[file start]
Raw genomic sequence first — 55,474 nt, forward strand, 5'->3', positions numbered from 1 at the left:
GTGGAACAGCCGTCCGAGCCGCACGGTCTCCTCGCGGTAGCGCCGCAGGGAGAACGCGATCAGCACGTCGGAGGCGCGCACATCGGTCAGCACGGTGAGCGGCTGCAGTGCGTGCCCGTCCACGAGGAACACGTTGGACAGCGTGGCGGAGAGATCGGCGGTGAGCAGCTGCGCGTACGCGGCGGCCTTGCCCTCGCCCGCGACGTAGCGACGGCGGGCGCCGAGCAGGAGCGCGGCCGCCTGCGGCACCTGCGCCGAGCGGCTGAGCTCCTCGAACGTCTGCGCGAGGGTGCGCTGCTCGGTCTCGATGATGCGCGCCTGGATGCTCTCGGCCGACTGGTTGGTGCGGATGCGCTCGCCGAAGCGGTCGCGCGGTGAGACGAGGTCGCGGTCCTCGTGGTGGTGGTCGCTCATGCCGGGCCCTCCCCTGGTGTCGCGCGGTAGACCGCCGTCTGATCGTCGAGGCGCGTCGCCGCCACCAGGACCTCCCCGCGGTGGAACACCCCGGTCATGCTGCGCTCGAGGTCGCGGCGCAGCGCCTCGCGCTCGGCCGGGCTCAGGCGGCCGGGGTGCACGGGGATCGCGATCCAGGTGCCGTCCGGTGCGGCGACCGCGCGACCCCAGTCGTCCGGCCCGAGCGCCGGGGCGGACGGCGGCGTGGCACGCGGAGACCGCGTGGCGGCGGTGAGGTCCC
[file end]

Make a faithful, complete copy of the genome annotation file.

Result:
Raw genomic sequence first — 55,474 nt, forward strand, 5'->3', positions numbered from 1 at the left:
GTGGAACAGCCGTCCGAGCCGCACGGTCTCCTCGCGGTAGCGCCGCAGGGAGAACGCGATCAGCACGTCGGAGGCGCGCACATCGGTCAGCACGGTGAGCGGCTGCAGTGCGTGCCCGTCCACGAGGAACACGTTGGACAGCGTGGCGGAGAGATCGGCGGTGAGCAGCTGCGCGTACGCGGCGGCCTTGCCCTCGCCCGCGACGTAGCGACGGCGGGCGCCGAGCAGGAGCGCGGCCGCCTGCGGCACCTGCGCCGAGCGGCTGAGCTCCTCGAACGTCTGCGCGAGGGTGCGCTGCTCGGTCTCGATGATGCGCGCCTGGATGCTCTCGGCCGACTGGTTGGTGCGGATGCGCTCGCCGAAGCGGTCGCGCGGTGAGACGAGGTCGCGGTCCTCGTGGTGGTGGTCGCTCATGCCGGGCCCTCCCCTGGTGTCGCGCGGTAGACCGCCGTCTGATCGTCGAGGCGCGTCGCCGCCACCAGGACCTCCCCGCGGTGGAACACCCCGGTCATGCTGCGCTCGAGGTCGCGGCGCAGCGCCTCGCGCTCGGCCGGGCTCAGGCGGCCGGGGTGCACGGGGATCGCGATCCAGGTGCCGTCCGGTGCGGCGACCGCGCGACCCCAGTCGTCCGGCCCGAGCGCCGGGGCGGACGGCGGCGTGGCACGCGGAGACCGCGTGGCGGCGGTGAGGTCCC